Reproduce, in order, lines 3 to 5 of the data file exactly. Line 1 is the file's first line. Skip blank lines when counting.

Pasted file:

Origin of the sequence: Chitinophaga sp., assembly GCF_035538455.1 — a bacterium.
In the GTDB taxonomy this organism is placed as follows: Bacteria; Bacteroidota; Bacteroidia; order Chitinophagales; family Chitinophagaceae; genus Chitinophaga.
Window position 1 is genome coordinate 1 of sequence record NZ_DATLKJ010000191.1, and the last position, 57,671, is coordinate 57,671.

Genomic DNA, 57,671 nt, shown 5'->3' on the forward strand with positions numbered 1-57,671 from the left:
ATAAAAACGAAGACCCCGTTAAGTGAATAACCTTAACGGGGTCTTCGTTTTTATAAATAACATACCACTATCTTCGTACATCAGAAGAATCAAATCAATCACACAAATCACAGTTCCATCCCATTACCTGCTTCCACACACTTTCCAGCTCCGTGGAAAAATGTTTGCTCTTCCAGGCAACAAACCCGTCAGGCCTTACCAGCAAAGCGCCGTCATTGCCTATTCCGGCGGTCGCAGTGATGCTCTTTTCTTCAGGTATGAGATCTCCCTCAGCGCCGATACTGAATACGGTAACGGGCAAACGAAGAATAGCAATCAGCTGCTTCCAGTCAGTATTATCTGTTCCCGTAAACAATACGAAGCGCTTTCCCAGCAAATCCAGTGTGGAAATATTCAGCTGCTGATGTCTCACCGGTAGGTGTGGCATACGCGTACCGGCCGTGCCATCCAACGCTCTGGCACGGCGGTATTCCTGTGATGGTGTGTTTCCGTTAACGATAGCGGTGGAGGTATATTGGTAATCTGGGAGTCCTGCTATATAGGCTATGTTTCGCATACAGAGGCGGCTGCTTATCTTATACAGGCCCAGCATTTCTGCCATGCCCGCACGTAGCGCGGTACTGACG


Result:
Window position 1 is genome coordinate 1 of sequence record NZ_DATLKJ010000191.1, and the last position, 57,671, is coordinate 57,671.

Genomic DNA, 57,671 nt, shown 5'->3' on the forward strand with positions numbered 1-57,671 from the left:
ATAAAAACGAAGACCCCGTTAAGTGAATAACCTTAACGGGGTCTTCGTTTTTATAAATAACATACCACTATCTTCGTACATCAGAAGAATCAAATCAATCACACAAATCACAGTTCCATCCCATTACCTGCTTCCACACACTTTCCAGCTCCGTGGAAAAATGTTTGCTCTTCCAGGCAACAAACCCGTCAGGCCTTACCAGCAAAGCGCCGTCATTGCCTATTCCGGCGGTCGCAGTGATGCTCTTTTCTTCAGGTATGAGATCTCCCTCAGCGCCGATACTGAATACGGTAACGGGCAAACGAAGAATAGCAATCAGCTGCTTCCAGTCAGTATTATCTGTTCCCGTAAACAATACGAAGCGCTTTCCCAGCAAATCCAGTGTGGAAATATTCAGCTGCTGATGTCTCACCGGTAGGTGTGGCATACGCGTACCGGCCGTGCCATCCAACGCTCTGGCACGGCGGTATTCCTGTGATGGTGTGTTTCCGTTAACGATAGCGGTGGAGGTATATTGGTAATCTGGGAGTCCTGCTATATAGGCTATGTTTCGCATACAGAGGCGGCTGCTTATCTTATACAGGCCCAGCATTTCTGCCATGCCCGCACGTAGCGCGGTACTGACG